Stone by stone
Chico’s famous brewery teams up with monks for fundraising brew
It takes heaps of Old World cobblestones to build a monastery— and, sometimes, plenty of local craft beer.
Selling beer, anyway, is how the monks at the Abbey of New Clairvaux in Vina, just north and west off Highway 99, are raising funds to reassemble the Cistercian monastery Santa Maria de Ovila. This noble establishment was built in the late 1100s in the village of Trillo, Spain, on a hilltop overlooking the Tagus River. From this comfortable perch it watched the boats go by and the centuries pass. Summers came and winters went, and life might have seemed endless for this monument built of sacred stone.
But the mightiest of monuments will crumble at the force of the dollar, and in 1931 the monastery of Santa Maria de Ovila met its paltry fate when William Randolph Hearst partly dismantled the complex—including a handsome chapter house—with the rich-man plan of reassembling it in California as a gross vanity vacation home. Hearst eventually abandoned the scheme, settling for a mere castle at San Simeon and leaving a pile of Spanish masonry scattered in San Francisco’s Golden Gate Park. Here, blocks, bits and pieces were vandalized, stolen and lost through the decades, until the 1990s, when New Clairvaux acquired the rubble.
In their efforts to rebuild the structure based on academic documents describing the original design, New Clairvaux’s robed residents have lacked only funds. So the abbot contacted Sierra Nevada Brewing Co.’s owner, Ken Grossman. They brainstormed the possibility of raising money by some creative means and, being a monk and a brewer, settled on making a special beer (was any other outcome possible?). Grossman, keen on putting his craft-brewing talents to philanthropic use, embraced the idea and gathered up the boys for a preliminary beer recon tour. In November, brewer Steve Dresler, research-and-development brewer Scott Jennings, communications director Bill Manley, New Clairvaux’s former abbot and current monk Thomas Davis, and Grossman journeyed to the land where the best beers aren’t Belgian-style; they’re simply Belgian. Here, the team visited some dozen breweries in a busy week to study the fermentation methods applied by Belgium’s monastic brewers.
“We mainly learned to get out of the way and let the yeast do the work,” said Manley, who notes that the estery, zesty fruit flavors of many Belgian beers are products not of brewers, but of yeasts at work. Upon returning home, Sierra Nevada’s brew team set a house yeast strain pulled from the brewery’s library loose on a vat of specialty hops and liquid candy sugar. When fermentation finished, the beer spent several months maturing in bottles plugged with corks and stamped with labels reading “Ovila Abbey Ales Dubbel.” The beer, of 7.6% ABV, is now exhibiting a chewy, malty character of dried fruit, nut, and caramel notes beneath its classic citrus-and-spice scents, according to Manley. It runs about $10 and will be soon available throughout Chico in 750-milliliter bottles. Proceeds, you can bet, are going to a good cause.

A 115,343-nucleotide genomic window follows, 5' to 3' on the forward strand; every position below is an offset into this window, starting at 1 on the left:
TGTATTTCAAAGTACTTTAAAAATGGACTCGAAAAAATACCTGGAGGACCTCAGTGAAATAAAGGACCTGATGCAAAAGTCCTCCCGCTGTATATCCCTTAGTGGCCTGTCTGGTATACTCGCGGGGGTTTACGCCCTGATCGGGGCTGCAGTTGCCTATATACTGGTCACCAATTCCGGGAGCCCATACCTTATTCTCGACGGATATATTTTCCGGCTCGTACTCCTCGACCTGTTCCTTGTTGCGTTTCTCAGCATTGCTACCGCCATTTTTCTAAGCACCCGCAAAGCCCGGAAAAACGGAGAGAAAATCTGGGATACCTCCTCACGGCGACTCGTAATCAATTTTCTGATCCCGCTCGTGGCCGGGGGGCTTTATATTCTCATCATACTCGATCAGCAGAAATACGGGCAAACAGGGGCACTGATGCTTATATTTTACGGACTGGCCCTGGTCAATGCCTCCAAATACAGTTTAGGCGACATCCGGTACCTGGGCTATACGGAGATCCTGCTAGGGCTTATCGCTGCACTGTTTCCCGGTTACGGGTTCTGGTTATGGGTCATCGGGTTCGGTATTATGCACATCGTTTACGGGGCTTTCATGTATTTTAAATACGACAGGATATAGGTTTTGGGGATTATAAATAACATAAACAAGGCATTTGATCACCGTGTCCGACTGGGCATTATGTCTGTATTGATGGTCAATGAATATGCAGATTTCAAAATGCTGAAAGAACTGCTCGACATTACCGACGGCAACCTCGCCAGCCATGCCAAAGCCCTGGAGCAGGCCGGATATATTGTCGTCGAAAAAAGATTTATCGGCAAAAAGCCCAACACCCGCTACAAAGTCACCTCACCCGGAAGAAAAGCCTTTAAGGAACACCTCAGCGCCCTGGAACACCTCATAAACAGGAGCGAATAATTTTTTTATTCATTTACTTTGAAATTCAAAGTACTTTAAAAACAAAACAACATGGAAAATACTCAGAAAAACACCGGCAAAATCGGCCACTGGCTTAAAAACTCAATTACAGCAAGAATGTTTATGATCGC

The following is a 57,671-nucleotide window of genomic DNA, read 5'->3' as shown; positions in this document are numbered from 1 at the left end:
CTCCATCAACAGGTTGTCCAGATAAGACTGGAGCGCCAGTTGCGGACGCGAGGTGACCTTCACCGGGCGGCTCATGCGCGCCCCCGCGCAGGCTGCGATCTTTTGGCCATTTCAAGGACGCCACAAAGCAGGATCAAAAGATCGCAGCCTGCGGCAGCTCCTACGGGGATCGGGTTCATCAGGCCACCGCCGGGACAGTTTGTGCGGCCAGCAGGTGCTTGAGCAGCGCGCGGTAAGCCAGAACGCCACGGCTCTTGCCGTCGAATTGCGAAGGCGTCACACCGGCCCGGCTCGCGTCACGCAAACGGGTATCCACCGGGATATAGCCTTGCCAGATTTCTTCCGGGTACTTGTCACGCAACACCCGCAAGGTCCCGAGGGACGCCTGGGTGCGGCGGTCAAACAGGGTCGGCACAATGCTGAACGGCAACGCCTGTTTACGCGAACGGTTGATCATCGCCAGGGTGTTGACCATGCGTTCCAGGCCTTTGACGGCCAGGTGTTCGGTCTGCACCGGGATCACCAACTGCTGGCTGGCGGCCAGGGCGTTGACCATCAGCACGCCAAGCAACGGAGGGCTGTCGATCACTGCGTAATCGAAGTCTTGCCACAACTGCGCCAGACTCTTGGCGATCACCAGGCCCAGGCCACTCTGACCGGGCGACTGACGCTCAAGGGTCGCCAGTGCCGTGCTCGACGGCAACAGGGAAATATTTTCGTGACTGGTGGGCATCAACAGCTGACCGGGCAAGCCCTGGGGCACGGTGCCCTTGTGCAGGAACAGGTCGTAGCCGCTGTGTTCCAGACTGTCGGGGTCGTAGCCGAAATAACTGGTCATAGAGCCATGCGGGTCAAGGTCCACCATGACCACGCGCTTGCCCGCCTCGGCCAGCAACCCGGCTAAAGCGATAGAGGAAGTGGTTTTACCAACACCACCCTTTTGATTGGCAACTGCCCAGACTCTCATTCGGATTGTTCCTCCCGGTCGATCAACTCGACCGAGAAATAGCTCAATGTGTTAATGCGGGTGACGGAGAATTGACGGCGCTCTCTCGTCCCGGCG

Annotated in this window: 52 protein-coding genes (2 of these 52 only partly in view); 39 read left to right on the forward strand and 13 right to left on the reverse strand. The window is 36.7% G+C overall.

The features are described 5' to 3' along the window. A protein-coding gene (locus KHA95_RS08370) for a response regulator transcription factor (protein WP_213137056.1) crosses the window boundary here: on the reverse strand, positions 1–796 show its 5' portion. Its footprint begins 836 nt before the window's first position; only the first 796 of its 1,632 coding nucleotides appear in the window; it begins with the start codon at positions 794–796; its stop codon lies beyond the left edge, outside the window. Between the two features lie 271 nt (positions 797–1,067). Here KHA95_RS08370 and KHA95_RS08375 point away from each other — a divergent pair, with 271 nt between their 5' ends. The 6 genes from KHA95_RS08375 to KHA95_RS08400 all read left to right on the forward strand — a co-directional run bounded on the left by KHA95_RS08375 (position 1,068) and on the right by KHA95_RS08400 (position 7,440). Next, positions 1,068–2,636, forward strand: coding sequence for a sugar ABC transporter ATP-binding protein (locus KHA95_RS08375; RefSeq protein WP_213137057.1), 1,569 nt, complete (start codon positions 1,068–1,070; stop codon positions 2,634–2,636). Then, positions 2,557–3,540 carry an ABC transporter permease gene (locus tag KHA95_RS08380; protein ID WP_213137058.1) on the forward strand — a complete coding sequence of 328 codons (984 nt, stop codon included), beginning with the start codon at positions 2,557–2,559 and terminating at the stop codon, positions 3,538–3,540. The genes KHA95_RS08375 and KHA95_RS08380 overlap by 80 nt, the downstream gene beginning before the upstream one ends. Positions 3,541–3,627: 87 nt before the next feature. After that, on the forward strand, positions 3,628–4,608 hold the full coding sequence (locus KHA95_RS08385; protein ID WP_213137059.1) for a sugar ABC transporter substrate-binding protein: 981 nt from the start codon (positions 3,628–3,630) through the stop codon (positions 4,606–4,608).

Fundraising beers are nothing new in the monastic world. Here, monastic rule decrees that monks support themselves by the labors of their hands. In this spirit, many European monks brew and sell beer. At New Clairvaux, onsite fruit trees have provided the abbey with a source of income, as have vineyards, which were planted in 2000 and have been producing wine since 2003.
The Ovila Dubbel’s association with a real abbey makes it one of the very few true “abbey” ales in America—and more will come. One beer, after all, is hardly equal to a monastery, and Sierra Nevada plans to brew more fundraising ales. Already on the release calendar are a bright and cheery Saison for the summer and a brooding Belgian-style Quadruple for November. Meanwhile, the historical Spanish landmark—destroyed by Mr. Hearst—will rise again from the Sacramento Valley floor, stone by stone, and beer by beer.